We’ve always admired and been fascinated by what is technically called salt-glazed stoneware. After all, who’d have thought that throwing common salt into the kiln during the firing process of pottery would produce the results it did. Was it discovered by accident? Perhaps so, if you believe the theory that when Dutch potters used the […]
Entries Tagged as 'Ceramics'
February 24th, 2017 · No Comments
November 2nd, 2012 · No Comments
Who among readers of this weekly missive collects Staffordshire pot lids? Clearly no one who was at a sale I watched the other day because not one of 16 lots of the things, mostly with two lids in each lot, found a buyer prepared to pay the – generally – £80-120 per lot that the […]
February 10th, 2009 · 7 Comments
So, farewell then wonderful Wedgwood (at least in the form we know it today). You will be sorely missed … Last week, and with virtually the same words, this column mourned the passing of Woolworths.
Now another great institution is on the ropes. Venture capitalists circle over the Barlaston works, enticed by Receivers who will be the only winners in the game, while a talented workforce of Staffordshire potters nervously awaits its fate.
Founded by the great Josiah in 1759, Wedgwood once produced wares that everyone wanted to buy from Catherine the Great to people like my parents who just wanted a smart Sunday best teaset. Not any more it seems.
February 2nd, 2009 · 13 Comments
Homemaker pottery was once made for the masses and sold cheaply by Wooliworths both in the U.S. and UK.
January 30th, 2009 · 26 Comments
Modelled by Dorothy Doughty (1892-1962) and manufactured by Royal Worcester. They are highly sought after by collectors, particularly those in America and with names like Mockingbird and Peach Blossom and Chickadee and Larch, that’s hardly surprising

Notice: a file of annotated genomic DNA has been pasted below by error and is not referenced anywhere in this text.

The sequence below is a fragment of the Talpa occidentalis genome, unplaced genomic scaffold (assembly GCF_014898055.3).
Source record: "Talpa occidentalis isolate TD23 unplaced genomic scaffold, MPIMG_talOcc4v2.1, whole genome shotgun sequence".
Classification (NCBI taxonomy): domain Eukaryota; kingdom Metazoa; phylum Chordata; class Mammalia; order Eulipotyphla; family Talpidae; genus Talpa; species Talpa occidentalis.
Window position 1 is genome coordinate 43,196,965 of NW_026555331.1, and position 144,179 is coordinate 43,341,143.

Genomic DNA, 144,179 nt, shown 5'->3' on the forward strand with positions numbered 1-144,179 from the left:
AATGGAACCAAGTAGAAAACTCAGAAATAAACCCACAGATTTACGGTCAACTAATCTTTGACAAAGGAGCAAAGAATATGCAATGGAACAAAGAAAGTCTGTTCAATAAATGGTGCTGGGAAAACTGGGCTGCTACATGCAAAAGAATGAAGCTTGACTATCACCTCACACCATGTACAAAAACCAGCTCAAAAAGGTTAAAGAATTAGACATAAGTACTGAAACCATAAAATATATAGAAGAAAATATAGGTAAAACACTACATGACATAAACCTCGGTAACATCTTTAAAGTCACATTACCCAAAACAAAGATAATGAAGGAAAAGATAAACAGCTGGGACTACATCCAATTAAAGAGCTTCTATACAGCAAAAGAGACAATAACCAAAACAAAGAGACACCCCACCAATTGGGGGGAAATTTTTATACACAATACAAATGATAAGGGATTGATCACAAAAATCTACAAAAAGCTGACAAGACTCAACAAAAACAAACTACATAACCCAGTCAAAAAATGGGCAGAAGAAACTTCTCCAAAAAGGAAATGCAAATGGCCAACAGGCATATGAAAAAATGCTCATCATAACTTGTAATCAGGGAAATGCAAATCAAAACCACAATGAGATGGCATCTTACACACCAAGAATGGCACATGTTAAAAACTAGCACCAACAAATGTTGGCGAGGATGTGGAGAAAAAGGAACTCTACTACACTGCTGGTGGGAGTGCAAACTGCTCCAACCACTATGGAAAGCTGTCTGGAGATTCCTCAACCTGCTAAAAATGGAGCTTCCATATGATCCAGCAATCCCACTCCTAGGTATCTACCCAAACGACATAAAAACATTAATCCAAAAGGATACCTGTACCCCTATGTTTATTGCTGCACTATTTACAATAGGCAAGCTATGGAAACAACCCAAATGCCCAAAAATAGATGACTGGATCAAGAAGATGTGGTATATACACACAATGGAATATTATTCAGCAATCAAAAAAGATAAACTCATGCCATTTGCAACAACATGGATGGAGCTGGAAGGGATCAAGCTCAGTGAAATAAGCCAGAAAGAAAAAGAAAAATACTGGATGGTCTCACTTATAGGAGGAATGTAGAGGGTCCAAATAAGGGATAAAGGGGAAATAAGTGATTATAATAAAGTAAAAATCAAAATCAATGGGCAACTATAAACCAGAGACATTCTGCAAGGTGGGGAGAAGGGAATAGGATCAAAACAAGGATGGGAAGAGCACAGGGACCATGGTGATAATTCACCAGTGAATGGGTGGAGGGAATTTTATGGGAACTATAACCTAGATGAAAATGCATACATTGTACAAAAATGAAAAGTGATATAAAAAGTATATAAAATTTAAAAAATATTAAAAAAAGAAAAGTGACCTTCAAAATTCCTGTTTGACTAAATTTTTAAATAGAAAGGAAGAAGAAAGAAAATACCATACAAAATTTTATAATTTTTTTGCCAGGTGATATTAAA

October 19th, 2007 · 16 Comments
Technorati Tags: Ceramics , Collecting , 20th century YOU’VE SEEN them at countless car boot sales, and you’ve been embarrassed when you’ve asked the stallholder how much he wants for the naff set of NatWest piggy banks, the SylvaC bunnies or the preserve pots shaped like onions modelled with faces on the sides. Click here […]
July 27th, 2007 · No Comments
If you don’t know about “bickers”, “luggies”, “spongeware” or “hookies”, read on. Before 19th century industrialisation brought mass-produced consumer goods within the reach of everyone, communities relied on artisan craftsmen for their household tools and decorative knickknacks. Nowhere is this more pronounced than in Scotland which has a long history of traditional crafts that are […]
July 27th, 2007 · 1 Comment
In this, the last in a trilogy of columns about collecting Scottish antiques, I though I’d try to discover why these two pot pigs sold recently for £34,800 – each!. It surprised even the auctioneers, who were expecting winning bids of around £10,000, not a new world record auction price. Interestingly enough, I once watched […]
July 26th, 2007 · 13 Comments
I’m all for buying cheap collectibles and seeing them rise in value. That’s why last week’s column was all about Wade Whimsies. So, continuing in the same vein, this week’s missive is all about another kind of whimsical figure: the durable “stoneware” models of cute little rabbits made by a company called PenDelfin. Love them […]
July 26th, 2007 · No Comments